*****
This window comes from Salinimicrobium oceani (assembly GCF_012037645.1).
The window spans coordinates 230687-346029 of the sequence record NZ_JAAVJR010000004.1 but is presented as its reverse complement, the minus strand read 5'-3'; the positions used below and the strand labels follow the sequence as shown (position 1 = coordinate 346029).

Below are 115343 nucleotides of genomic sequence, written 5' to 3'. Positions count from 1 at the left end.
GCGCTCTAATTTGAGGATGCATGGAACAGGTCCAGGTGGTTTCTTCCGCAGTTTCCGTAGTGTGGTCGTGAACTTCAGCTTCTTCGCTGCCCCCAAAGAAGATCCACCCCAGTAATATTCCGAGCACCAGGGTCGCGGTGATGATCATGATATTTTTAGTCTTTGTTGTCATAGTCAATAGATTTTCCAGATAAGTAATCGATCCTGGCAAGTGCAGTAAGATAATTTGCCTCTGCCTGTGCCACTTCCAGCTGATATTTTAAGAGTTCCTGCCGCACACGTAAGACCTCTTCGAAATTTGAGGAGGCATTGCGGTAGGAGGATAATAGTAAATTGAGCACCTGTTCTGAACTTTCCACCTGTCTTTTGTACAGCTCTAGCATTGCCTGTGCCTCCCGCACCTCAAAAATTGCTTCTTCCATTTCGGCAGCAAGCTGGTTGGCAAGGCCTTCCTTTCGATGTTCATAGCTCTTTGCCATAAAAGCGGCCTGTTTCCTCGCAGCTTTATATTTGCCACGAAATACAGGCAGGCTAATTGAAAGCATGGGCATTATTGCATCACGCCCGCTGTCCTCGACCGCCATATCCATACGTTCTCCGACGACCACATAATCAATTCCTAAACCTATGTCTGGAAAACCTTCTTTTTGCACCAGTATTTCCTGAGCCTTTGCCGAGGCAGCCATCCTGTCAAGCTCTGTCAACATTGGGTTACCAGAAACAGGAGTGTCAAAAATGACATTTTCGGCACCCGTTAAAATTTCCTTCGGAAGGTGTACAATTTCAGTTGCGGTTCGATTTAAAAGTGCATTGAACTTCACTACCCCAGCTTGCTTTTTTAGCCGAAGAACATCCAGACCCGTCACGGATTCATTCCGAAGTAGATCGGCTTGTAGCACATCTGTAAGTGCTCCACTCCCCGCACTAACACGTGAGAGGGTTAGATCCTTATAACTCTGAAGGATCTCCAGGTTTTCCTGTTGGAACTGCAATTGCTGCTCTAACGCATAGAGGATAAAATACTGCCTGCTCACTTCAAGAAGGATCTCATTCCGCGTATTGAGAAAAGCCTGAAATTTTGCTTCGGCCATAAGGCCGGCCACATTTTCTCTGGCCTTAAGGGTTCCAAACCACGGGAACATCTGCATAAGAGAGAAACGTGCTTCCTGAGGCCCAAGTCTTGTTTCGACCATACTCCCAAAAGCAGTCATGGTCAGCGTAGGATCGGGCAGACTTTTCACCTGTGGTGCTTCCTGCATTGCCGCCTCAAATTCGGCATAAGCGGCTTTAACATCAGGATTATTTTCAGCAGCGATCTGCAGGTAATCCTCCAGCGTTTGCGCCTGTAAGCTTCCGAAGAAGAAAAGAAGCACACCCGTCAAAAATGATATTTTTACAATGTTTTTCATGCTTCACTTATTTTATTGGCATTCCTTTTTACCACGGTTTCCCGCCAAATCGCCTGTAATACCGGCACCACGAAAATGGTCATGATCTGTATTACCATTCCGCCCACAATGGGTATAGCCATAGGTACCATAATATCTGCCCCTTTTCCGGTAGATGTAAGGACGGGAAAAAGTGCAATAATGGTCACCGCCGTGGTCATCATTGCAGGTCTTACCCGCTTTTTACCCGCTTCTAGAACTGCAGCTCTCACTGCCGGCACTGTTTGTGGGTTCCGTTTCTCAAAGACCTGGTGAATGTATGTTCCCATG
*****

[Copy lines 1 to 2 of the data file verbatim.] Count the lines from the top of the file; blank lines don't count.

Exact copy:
This window comes from Salinimicrobium oceani (assembly GCF_012037645.1).
The window spans coordinates 230687-346029 of the sequence record NZ_JAAVJR010000004.1 but is presented as its reverse complement, the minus strand read 5'-3'; the positions used below and the strand labels follow the sequence as shown (position 1 = coordinate 346029).